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Janice Hamilton fonds
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Zone des dates de production
1771, 1902-1959 (Production)
- Hamilton, T. Glen (Thomas Glendenning)
1771, 1902-1959 (Production)
- Hamilton, Lillian
Zone de description matérielle
102 photographs : 100 in album, mostly b&w -- 0.06m textual records : incl. 2 books
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Nom du producteur
Lillian May Forrester was born in 1880 to Samantha Rixon and John MacFarlane Forrester in Melrose, a tiny farming community in Tyendinaga Township, Hastings County, Ontario, near Belleville. The family moved to southern Manitoba in 1881, settling on a farm in the Aux Marais district, near the town of Emerson and the U.S. border. She served for a while as a school teacher, and in 1905 graduated from the Winnipeg General Hospital School of Nursing (now the School of Nursing of the University of Manitoba). She was an active member of King Memorial United Church for many years and was a life member and past president of the Women's Missionary Society. Mrs. Hamilton was also a past president of the Medical Faculty Women's Club, University of Manitoba, and was a member of the Women's Musical Club.
In 1906, she married Dr. Thomas Glendenning (T.G.) Hamilton in Elmwood. In 1909, their daughter Margaret Lillian was born; in 1911, their son Glen Forrester; and in 1915, their twin sons Arthur Lamont and James Drummond. The loss of Arthur in 1919 to the influenza epidemic encouraged the Hamiltons to engage with questions of life after death, and eventually establish the well-known Hamilton experiments in psychic phenomena, including the holding and recording of séances at their home, and other psychical research. Starting in the 1920s, Lillian not only helped organize and participated in the séances, but also carried out a large part of the secretarial work of researching, filing and analyzing the records; she also helped to prepare many of Dr. Hamilton's papers and articles. After T.G. Hamilton’s death in 1935, she carried on the séances and psychical research. From 1939-1940, she conducted two series of experiments with Hugh Reed, including several previous members of the Hamilton group, notably the medium Mary Marshall (aka “Dawn”). Lillian Hamilton brought the Hamilton investigations to a close in 1944, by which time the group had largely dispersed.
With her youngest son James D. Hamilton, Lillian completed the manuscript about the T.G. Hamilton research which was published as Intention and Survival in 1942. Until Lillian's health began to fail in 1955, she continued study of psychic matters and undertook the indexing and care of the Hamilton records. In the early 1950s, she and her daughter Margaret Hamilton Bach began collaborating on the work that was eventually published by Margaret as Is Survival A Fact? in 1969. Lillian died on 18 September 1956 in Concordia Hospital in Winnipeg.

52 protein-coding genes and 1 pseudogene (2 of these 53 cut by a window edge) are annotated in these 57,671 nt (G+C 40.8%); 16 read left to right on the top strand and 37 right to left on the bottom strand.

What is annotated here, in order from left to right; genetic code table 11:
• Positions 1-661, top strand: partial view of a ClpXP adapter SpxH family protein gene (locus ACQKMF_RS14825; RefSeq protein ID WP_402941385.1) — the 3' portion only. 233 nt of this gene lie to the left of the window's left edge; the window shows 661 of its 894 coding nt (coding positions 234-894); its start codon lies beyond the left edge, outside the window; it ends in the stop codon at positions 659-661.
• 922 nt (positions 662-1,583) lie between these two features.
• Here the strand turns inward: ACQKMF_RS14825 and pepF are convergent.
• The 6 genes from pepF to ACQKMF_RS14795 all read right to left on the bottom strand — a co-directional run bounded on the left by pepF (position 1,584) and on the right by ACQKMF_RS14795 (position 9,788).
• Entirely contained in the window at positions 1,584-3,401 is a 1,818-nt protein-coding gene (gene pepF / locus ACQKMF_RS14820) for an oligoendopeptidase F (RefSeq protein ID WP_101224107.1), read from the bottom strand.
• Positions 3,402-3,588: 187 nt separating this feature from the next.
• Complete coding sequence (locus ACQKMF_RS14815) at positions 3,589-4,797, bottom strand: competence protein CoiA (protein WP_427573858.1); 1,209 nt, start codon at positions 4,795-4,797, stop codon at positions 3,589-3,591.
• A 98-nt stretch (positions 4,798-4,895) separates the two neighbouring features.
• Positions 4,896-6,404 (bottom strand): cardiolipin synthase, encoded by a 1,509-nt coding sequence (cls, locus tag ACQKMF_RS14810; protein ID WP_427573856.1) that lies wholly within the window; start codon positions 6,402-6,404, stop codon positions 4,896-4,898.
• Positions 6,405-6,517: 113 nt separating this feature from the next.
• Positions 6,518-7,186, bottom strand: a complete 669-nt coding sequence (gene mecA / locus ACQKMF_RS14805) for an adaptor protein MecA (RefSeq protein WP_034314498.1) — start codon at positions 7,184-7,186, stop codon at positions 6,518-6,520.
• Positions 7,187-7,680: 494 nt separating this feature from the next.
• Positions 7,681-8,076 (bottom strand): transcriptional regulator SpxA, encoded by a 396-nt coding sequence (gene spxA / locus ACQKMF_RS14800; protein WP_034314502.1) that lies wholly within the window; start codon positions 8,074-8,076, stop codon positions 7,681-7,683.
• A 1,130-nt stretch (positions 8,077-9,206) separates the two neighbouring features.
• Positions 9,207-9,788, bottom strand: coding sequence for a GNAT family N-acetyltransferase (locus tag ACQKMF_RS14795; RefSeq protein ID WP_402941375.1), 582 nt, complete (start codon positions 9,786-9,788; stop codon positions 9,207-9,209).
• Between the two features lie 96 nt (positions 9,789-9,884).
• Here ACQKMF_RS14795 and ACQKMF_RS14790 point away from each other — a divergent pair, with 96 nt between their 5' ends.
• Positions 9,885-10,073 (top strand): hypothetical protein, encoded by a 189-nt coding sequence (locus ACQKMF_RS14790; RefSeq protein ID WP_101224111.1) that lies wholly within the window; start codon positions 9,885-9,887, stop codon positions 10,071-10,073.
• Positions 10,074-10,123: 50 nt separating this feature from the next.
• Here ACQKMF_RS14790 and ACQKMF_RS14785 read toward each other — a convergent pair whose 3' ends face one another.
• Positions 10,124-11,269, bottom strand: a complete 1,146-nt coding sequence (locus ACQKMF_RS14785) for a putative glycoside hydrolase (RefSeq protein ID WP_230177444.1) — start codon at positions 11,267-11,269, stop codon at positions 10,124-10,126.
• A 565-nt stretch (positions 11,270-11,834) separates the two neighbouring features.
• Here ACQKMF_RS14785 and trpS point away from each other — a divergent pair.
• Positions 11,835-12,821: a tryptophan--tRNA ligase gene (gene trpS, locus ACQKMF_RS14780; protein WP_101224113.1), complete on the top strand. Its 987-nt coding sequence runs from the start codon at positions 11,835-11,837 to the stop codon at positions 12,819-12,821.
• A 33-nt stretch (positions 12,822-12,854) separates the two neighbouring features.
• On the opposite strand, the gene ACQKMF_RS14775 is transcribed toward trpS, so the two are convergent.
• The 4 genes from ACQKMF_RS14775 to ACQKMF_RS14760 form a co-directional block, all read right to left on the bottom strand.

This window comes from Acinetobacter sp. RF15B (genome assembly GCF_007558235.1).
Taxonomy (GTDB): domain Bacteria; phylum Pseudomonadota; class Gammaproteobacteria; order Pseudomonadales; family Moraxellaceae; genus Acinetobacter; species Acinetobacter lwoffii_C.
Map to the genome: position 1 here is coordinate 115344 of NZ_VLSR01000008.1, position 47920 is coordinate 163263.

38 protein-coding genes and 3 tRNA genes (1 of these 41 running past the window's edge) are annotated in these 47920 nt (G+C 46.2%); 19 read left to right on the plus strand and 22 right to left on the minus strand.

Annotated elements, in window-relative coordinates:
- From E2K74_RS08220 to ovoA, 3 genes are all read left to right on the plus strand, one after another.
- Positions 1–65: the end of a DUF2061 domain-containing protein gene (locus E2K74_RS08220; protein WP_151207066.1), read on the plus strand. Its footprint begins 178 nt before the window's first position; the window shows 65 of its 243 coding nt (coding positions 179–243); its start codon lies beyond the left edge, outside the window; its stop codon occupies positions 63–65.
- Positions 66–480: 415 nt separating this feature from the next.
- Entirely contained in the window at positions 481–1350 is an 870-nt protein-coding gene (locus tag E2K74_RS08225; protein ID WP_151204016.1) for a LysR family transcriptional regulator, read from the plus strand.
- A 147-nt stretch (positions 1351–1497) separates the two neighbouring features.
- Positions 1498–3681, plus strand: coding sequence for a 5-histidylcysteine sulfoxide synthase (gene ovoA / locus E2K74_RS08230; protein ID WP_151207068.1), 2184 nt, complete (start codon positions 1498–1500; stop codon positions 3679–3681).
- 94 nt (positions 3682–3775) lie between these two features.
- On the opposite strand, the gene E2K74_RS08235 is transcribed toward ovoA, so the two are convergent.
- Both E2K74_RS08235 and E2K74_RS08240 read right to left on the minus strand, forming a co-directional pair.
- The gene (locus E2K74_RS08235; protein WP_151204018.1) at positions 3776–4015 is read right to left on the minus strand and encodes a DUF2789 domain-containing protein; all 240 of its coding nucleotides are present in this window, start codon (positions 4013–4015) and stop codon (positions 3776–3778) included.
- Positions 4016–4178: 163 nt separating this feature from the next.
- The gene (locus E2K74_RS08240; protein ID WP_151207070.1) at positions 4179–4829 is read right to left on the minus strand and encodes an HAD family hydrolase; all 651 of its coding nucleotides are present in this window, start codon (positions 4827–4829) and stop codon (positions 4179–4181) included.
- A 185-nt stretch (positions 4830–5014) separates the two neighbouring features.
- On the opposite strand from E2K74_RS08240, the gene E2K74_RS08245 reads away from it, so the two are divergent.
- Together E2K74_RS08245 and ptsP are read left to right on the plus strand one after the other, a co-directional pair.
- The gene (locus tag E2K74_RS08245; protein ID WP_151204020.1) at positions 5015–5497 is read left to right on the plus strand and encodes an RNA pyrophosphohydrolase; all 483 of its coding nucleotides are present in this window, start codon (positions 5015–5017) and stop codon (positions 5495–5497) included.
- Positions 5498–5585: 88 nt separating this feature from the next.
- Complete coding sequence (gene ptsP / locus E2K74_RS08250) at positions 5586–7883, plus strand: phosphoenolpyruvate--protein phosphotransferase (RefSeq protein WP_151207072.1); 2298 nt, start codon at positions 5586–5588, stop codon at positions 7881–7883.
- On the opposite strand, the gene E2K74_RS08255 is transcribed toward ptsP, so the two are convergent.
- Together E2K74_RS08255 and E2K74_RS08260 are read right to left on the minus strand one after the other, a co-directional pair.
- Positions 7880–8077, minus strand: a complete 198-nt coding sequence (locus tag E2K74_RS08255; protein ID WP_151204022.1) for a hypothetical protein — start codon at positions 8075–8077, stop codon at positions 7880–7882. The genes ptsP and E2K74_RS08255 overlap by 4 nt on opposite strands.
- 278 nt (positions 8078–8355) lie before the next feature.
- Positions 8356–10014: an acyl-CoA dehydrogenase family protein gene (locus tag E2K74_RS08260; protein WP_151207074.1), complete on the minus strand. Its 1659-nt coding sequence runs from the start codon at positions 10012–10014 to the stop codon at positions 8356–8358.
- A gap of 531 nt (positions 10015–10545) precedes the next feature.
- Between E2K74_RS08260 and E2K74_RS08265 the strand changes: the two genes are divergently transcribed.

Nom du producteur
Dr. T.G. (Thomas Glendenning) Hamilton was born in Agincourt, Ontario in 1873. In 1883, his family moved west to Saskatchewan and was among the first pioneer families to settle in Saskatoon. After his father died in 1891, his mother moved the family to Winnipeg where young T.G. Hamilton attended Manitoba College. He graduated from medical school in 1903, completed his internship at the Winnipeg General Hospital in 1904, and commenced practice in the district of Elmwood within Winnipeg in 1905. In 1915, he was President of the Manitoba Medical Association. Hamilton also served on the Public School Board for nine years, one year as chairman. He was also elected a member of the provincial legislature in 1914-1915. In 1918, Hamilton investigated paranormal activity briefly, but began in earnest in 1920 after the death of his three year old twin son Arthur. His aim was the investigation of paranormal phenomena such as rappings, psychokinesis, ectoplasms, and materializations under scientific conditions that would minimize any possibility of error. His work became known in the United Kingdom, Europe, and the United States. Between 1926 and 1935, he presented eighty-six lectures and wrote numerous articles that were published in Canada and abroad. Dr. Hamilton's wife, Lillian, carried on his paranormal experimentations following his death in 1935.
Historique de la conservation
This accession was donated b Janice Catherine Hamilton, daughter of James Drummond Hamilton and granddaughter of Thomas Glendenning and Lillian May Hamilton in 2010.
Portée et contenu
This accession contains a photograph album with photos, newspaper clippings, programs from school events in the 1930s and other documents, as well as loose photographs and baby books for T.G. and Lillian Hamilton's twins, Arthur Lamont (1915-1918) and James Drummond (1915-1980). It also includes the Forrester family prayer book (printed in 1771).
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A finding aid can be downloaded by clicking on the “Download’ link under “Finding Aid” on the right hand side of the screen.
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Created by Samantha Booth. Revised by N. Courrier (March 2020).